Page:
Smoking is linked to multiple life-threatening conditions, like cardiovascular issues. But there is a chance that you may be unaware of its lesser-known side effects. Hair loss is one such side effect.
Some studies link hair loss to smoking. Plus, factors, such as a family history of baldness, can significantly amplify the risk for a smoker. This article explores the relation between smoking and hair loss and what you can do to prevent it. Scroll down for more information.
In This Article
Studies are limited regarding the effects of smoking on hair loss. However, a few studies found some possible connections between the two. Here is how smoking may trigger hair loss:
1. It May Cause DNA Damage
Animal studies have found that tobacco contains genotoxic components that can damage the hair follicle’s DNA (1). This can trigger hair loss. However, this study is not conclusive and needs further research.
2. It May Cause Heavy Metal Toxicity
Smoking may cause cadmium toxicity and interrupt the hair cycle. Cadmium can cause oxidative stress to the hair and trigger hair loss. It may also disrupt the formation of the hair shaft and cause telogen effluvium (2).
3. It May Aggravate Alopecia
Although smoking and alopecia’s link needs further research, a study found that smoking status and intensity were among the key factors responsible for aggravating androgenic alopecia and considered potential risk factors (3). However, further studies are needed to establish an association.
This explains the question “How does smoking cause hair loss?” However, other than smoking, several other factors may also trigger hair loss.
Other Factors Triggering Hair Loss
Smoking, along with other underlying factors, may contribute to hair loss. They include:
- Psychological stress (4)
- Pregnancy (5)
- Hormonal imbalances (thyroid issues) (6)
- Nutritional deficiencies (7)
If you smoke and are experiencing hair loss, these factors too might be contributing. Often, smoking, along with some underlying factors, may trigger hair loss. Consult a doctor to find out the exact reason behind your hair loss. Meanwhile, you may quit smoking and try to improve your hair health.
Can My Hair Grow Back If I Quit Smoking?
It depends on a lot of factors.
If you quit smoking, your hair fall may improve as your hair and body will not be exposed to the toxins released by tobacco. It may also improve your overall health. However, if an underlying condition is responsible for your hair loss, it may not improve unless you treat it.
Hence, it is better to consult a doctor for proper diagnosis. Let us explore the possible treatments to repair the hair damage caused by smoking in the next section.
Possible Hair Loss Treatments For Smokers And Ex-Smokers
- Low-Level Laser Therapy (LLLT):
Low-level laser therapy (LLLT) is a popular method for stimulating hair growth. This non-invasive treatment is performed under the supervision of a doctor and has no side effects. However, the long-term consequences of LLLT still need more empirical backing (8).
- Hair Transplant Surgery
Hair transplant surgery has become a highly sought-after way of achieving a natural appearance. However, the doctor needs to evaluate your scalp and determine whether you are a good candidate for a hair transplant or not. Consult a dermatologist for a detailed analysis.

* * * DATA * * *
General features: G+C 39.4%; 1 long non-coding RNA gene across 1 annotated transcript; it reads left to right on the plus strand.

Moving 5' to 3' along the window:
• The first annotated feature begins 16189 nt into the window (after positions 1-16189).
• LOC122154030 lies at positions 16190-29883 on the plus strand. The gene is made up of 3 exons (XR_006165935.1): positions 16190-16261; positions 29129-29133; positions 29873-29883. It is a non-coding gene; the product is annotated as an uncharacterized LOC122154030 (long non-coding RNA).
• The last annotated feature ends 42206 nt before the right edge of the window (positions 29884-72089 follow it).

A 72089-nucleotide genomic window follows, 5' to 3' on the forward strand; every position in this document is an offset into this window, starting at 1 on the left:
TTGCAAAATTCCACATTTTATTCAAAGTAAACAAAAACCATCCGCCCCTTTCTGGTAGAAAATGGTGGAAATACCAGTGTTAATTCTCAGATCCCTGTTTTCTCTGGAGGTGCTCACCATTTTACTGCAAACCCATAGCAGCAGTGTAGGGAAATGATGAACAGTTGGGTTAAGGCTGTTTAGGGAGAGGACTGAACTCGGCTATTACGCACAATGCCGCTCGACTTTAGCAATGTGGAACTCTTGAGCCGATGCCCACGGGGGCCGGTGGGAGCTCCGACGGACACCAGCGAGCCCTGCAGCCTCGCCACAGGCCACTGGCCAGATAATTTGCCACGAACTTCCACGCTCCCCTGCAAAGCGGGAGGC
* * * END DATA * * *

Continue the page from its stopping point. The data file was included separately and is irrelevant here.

- Prescription Medications
Your doctor may prescribe medications like topical minoxidil and finasteride or a combined dose of both for treating hair loss. These medications block DHT (a type of androgen) that triggers hair loss (9).
These are some treatment options you may try to manage hair loss. However, if you are considering hair transplant surgery and wondering if you can restart smoking after that, here is what you need to keep in mind.
How Soon Can I Restart Smoking After A Hair Transplant Surgery?
Wait for at least two weeks before you start smoking.
Hair transplant surgeries can yield a high success rate, provided you adhere to certain precautions. As smoking can expose your body to an influx of toxins, give your scalp some time to heal. Otherwise, you may be more susceptible to infections on the open wound. Besides, it may lead to scar tissue formation.
Though there is no conclusive evidence, studies hint at the possible connection between smoking and hair loss. While we cannot deny tobacco smoking risks, including DNA and cell damage, cardiovascular risks, and reduced blood flow, your hair follicles are no exception to this damage. However, you should also consider other factors that may trigger hair loss. If you are a smoker and have recently noticed excessive hair loss, consult a doctor for further diagnosis and treatment.
Frequently Asked Questions
Is there a link between smoking and male pattern baldness?
How do I tell if I am experiencing pattern baldness?
In pattern baldness, hair thinning starts at the temple and crown.
- Induction of alopecia in mice exposed to cigarette smoke
- Possible Relationship between Chronic Telogen Effluvium and Changes in Lead, Cadmium, Zinc, and Iron Total Blood Levels in Females: A Case-Control Study
- Association of androgenetic alopecia with smoking and its prevalence among Asian men: a community-based survey
- Hair and stress: A pilot study of hair and cytokine balance alteration in healthy young women under major exam stress
- Telogen effluvium: a comprehensive review
- Telogen Effluvium: A Review
- Diet and hair loss: effects of nutrient deficiency and supplement use
- A Critical Assessment of the Evidence for Low-Level Laser Therapy in the Treatment of Hair Loss
- Topical minoxidil fortified with finasteride: An account of maintenance of hair density after replacing oral finasteride